Surpass Expectations for Domestic and International Travel
Decline in “Staycations” Reported
- 90% say business is up since beginning of year
- 96% say international travel is up
- 66% see domestic travel bookings up
- nearly 80% say staycations are waning
- nearly 60% say dollar’s value affecting international travel
The U.S. Tour Operators Association reports that 2010 business is up significantly compared to 2009, surpassing expectations. In a recent informal membership poll, 90% of respondents said business is up since the beginning of the year, contrasting with 70% who last fall predicted a turnaround.
“Pent up demand for travel, a somewhat stronger economy, and more discretionary income are some factors fueling the growth in travel bookings,” said John Stachnik, USTOA Chairman. “Business has picked up dramatically since the first of the year, with several record weeks,” said the president of one USTOA-member company, while another noted that “Business is good, demand is strong, volcanic ash not withstanding.”
International travel leads in increases
Sales of international tours, vacation packages and custom arrangements led the way, with 96% of respondents seeing an average increase of 30% over last year.
This surpasses last fall’s expectations, when three-quarters of members predicted international sales to grow in 2010 by slightly under 20%.
The good news also extends into the domestic travel sector. Two-thirds of USTOA respondents report that domestic vacation bookings are up by an average of 33% this year. This improvement tops USTOA member projections: last fall, some 56% of respondents expected an increase of just 10% in domestic travel bookings, while 37% predicted that domestic travel figures would remain unchanged.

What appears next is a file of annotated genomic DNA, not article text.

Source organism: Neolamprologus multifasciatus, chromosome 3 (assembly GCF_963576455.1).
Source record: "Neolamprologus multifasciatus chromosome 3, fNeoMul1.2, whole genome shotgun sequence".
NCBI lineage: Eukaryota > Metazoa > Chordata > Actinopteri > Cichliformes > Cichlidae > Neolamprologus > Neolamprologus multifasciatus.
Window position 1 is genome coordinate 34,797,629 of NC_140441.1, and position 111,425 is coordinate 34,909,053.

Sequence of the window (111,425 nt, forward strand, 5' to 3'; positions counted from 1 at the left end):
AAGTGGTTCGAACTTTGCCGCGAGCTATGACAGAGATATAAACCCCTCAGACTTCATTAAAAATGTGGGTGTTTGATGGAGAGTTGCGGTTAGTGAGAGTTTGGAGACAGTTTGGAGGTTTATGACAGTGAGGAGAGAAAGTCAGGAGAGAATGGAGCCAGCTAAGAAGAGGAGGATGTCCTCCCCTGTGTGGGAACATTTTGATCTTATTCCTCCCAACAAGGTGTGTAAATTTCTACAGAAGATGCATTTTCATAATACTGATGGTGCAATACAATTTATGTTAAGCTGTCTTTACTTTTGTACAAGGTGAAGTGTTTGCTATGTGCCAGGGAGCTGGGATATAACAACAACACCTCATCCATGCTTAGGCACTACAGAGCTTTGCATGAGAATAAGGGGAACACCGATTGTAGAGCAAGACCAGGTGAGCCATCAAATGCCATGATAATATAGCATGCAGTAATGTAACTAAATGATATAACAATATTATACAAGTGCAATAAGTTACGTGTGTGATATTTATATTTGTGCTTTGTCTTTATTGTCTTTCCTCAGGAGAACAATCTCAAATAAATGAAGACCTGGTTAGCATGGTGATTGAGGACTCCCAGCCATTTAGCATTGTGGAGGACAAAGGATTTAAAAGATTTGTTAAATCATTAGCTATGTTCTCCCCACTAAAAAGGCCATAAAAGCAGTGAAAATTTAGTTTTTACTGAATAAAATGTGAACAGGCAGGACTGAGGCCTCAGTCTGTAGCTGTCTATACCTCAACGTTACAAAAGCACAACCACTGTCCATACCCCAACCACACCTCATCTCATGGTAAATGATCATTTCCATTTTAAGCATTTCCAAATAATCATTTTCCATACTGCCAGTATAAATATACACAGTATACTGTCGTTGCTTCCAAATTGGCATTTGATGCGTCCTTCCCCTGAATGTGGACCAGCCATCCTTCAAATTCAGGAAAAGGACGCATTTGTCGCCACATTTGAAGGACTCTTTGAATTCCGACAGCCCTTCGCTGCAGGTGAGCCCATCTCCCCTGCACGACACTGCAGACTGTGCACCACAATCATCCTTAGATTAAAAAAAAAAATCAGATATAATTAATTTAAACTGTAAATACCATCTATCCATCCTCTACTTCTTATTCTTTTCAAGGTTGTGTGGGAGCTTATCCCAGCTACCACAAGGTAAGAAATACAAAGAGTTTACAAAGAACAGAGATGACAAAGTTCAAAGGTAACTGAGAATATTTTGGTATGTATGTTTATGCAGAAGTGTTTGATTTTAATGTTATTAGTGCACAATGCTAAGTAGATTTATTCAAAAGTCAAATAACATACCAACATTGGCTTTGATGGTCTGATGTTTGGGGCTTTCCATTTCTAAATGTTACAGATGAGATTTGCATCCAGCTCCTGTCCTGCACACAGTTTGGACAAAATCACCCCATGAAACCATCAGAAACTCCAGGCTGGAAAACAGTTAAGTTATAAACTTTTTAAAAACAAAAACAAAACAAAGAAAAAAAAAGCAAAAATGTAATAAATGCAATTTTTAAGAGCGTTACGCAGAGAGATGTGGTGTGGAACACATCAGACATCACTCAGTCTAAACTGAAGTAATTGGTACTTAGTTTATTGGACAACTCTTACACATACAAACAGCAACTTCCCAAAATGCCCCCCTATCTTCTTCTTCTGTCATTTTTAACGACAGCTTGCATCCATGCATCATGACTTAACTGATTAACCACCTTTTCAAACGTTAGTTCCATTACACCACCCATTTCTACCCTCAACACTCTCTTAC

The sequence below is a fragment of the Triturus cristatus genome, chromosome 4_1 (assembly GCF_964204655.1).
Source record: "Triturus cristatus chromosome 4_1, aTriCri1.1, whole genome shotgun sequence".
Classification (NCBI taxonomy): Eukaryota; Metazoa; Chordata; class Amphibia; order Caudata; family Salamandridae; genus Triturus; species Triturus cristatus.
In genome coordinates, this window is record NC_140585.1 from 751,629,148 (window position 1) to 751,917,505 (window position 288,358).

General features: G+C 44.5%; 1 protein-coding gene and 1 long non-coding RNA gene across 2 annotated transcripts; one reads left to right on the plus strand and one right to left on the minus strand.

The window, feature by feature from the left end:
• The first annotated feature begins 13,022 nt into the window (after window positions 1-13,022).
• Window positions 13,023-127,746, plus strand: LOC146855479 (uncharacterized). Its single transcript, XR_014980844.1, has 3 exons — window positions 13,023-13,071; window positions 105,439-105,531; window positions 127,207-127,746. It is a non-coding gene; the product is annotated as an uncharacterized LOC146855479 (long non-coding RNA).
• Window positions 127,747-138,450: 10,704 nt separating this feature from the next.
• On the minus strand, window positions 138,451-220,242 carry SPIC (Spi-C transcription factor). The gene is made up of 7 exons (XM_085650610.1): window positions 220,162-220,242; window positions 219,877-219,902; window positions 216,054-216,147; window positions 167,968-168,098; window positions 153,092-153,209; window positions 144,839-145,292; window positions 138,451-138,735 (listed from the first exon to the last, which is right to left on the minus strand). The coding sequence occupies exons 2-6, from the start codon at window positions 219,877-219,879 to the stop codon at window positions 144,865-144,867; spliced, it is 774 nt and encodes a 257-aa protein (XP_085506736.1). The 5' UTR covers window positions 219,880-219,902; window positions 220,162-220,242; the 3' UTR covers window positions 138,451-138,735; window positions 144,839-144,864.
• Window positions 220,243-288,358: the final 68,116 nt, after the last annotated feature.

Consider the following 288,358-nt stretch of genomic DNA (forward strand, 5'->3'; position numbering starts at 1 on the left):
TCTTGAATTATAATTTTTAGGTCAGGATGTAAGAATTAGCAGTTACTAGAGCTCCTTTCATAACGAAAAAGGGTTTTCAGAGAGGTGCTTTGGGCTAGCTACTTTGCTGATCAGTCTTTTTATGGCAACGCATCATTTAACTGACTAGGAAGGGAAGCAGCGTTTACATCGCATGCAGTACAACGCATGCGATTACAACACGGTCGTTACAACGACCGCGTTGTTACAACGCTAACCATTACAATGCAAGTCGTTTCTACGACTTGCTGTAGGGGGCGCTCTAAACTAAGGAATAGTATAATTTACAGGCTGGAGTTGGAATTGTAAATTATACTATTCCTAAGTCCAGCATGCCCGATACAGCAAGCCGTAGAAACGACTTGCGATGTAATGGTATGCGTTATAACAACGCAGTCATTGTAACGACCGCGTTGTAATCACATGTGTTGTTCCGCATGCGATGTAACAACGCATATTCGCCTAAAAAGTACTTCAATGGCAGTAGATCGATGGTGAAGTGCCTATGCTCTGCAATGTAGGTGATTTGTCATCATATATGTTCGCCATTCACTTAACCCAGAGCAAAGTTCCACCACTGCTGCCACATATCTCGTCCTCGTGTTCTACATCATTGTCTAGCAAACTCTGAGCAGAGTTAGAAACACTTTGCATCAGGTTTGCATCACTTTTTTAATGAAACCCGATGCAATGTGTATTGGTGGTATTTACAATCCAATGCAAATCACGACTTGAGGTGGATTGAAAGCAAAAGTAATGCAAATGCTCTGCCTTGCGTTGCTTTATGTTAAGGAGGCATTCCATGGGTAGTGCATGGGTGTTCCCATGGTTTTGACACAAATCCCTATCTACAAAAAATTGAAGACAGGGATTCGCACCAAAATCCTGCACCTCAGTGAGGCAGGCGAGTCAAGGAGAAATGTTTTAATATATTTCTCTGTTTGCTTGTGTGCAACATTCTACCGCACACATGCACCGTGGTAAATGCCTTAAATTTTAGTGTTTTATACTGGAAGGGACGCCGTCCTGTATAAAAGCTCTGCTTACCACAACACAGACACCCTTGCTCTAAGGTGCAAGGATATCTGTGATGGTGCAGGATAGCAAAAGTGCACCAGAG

Staycations Losing Popularity
With the economy improving, USTOA members are finding “Staycations” — shorter, close-to-home vacations — less popular for 2010. Some 79% of respondents said they see no increase in staycations compared to last year. However, 20% said they are seeing an increase, slightly down from the 25% who last fall predicted that closer to home travel would increase.
Discretionary income is key international factor
While the dollar’s value is helping to fuel the growth in international travel this year, discretionary income holds the key, according to the USTOA member poll. Some 84% of survey respondents see discretionary income as the major factor contributing to the up tick in international travel in 2010. Nearly 60% (58%) said that the dollar’s value is affecting international travel bookings for 2010 -11, in line with earlier
predictions. “The difference is that last year we were seeing a weak dollar, whereas this year the dollar has gained strength against currencies such as the euro, says Stachnik.
Prices remain constant
Some 68% of respondents said that prices for tours, vacation packages, and custom arrangements have held constant since the beginning of the year, while 20% have lowered prices and 12% have increased them. Going into 2010, three-quarters of respondents said they were decreasing prices slightly, with one- quarter citing increases of 6% for 2010.